If you turn on your television and watch scripted programs (or allow your mind to be infiltrated with advertisements depicting individuals in virtually unprecedented scenarios), you are entering a world reality can't replicate.
|You can't script reality... The First 48 no longer films in Miami. Too many black criminals...|
Which is why A&E's show The First 48 is the most important program on television.
Which is why it must be stopped.
Showing real cops trying to deal with real black people (move over Cliff Huxtable and The Cosby Show), in the aftermath of incident of spontaneous blackness, the program is the only reality show on televsion.
And in a story from almost one year ago, comes the simple truth about how easily this system - what we've dubbed Black-Run America (BRA) - could come crashing down.
Just like in Memphis, where the almost all-black city council stepped in to shut-off the cameras, The First 48 was a tad to real for the fine folks down in Miami. [Miami police parts ways with popular “First 48” cable show: The popular television show has helped solve Miami homicides, but critics say the cameras can be a distraction to investigators and the show seems to focus more on African-American communities., Miami Herald, 5-20-2013]:
For nearly a decade, The First 48, A&E’s wildly popular reality show, has chronicled homicide detectives investigating scores of Miami murders — from Coconut Grove to Little Havana to Little Haiti.
Now, amid concerns that the cable television program glorifies violence in many of the city’s poorest neighborhoods and interferes with investigations, Miami police and the show’s producers have parted ways.
At issue is a request from Miami Police Chief Manuel Orosa to have the show’s producers chip in a $10,000 donation, per new episode, to the Police Athletic League charity, which runs youth sports programs for at-risk children.
“We’re asking the show to donate monies to our P.A.L. program, to be spent in those communities where the show is being filmed,” Orosa said. The money would be used for programs in the communities’ parks and schools, the chief said.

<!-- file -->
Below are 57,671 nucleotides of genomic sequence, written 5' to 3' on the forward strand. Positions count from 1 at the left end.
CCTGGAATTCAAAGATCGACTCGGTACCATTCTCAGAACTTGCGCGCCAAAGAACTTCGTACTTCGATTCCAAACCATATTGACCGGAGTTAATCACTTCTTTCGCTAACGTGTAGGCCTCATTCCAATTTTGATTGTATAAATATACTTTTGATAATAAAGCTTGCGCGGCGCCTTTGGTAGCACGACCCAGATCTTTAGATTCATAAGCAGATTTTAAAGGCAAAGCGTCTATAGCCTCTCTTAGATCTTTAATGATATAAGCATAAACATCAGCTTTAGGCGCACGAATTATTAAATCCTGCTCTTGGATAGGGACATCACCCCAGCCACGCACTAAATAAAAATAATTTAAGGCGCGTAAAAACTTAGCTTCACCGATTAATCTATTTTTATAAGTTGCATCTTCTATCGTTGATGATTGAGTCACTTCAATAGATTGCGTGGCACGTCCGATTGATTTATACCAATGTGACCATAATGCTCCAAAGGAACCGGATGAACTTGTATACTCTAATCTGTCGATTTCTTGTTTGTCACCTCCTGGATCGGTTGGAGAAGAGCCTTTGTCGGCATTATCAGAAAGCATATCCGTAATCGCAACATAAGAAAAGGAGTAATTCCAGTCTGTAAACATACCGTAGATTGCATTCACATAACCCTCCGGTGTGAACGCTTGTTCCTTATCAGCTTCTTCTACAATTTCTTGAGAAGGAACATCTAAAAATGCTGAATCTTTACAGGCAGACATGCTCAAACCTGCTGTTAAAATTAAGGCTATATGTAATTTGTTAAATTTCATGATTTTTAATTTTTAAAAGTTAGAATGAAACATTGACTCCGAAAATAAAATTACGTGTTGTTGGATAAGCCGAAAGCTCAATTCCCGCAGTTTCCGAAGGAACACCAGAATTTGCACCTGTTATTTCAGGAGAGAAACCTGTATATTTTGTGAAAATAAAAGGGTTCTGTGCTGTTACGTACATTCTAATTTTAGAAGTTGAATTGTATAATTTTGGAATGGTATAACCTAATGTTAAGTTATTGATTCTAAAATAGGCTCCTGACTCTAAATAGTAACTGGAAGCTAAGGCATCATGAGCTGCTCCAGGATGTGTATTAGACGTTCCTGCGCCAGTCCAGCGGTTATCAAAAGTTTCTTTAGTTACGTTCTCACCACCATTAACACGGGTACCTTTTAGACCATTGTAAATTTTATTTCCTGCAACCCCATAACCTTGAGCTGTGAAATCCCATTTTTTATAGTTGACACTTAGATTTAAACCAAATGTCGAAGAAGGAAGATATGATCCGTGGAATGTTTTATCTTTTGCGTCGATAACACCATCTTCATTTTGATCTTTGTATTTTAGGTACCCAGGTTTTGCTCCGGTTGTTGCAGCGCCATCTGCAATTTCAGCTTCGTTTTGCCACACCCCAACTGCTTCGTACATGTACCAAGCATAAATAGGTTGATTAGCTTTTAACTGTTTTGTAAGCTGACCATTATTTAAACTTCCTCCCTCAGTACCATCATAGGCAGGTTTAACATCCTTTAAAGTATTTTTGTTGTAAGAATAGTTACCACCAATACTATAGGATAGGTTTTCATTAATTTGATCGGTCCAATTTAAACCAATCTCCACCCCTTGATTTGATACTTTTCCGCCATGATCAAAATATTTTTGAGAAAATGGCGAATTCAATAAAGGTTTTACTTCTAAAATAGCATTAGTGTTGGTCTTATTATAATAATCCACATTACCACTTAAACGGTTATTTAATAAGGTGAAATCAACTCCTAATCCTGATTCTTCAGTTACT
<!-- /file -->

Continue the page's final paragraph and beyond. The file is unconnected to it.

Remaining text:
So far, the production company has not agreed to the donation request. The show’s contract recently expired and crews have stopped accompanying detectives to crime scenes.
John Kim, The First 48’s executive producer and co-creator, still remains hopeful that a new contract can be hammered out for Miami, the “face” of the show that has now aired 242 episodes featuring more than 400 cases from around the country.
The shows leaves a colorful, if at times controversial, legacy as cameras capture the first two days of real-life murder probes, personalities of homicide detectives, heartbreaks of families and the grittiness of Miami’s streets.
The show’s first two cases were in 2004, set in Coconut Grove and Little Havana. In all, 113 Miami cases have been featured on The First 48. Among the notable ones: the 2005 kidnap-torture-murder of Miami drug dealer Jesus Discua, the 2006 crossfire slaying of 9-year-old Sherdavia Jenkins in Liberty City, and the 2010 slaying of a state corrections officer and her 2-year-old son.
“The Miami detectives in many ways are a reflection of the city itself,” said Kim. “Miami is a very colorful city and the detectives tend to be much more open and demonstrative about their jobs, about their feelings and who they are. Also, it certainly helps that the setting is beautiful and sunny. There are not many other cities that look like Miami.”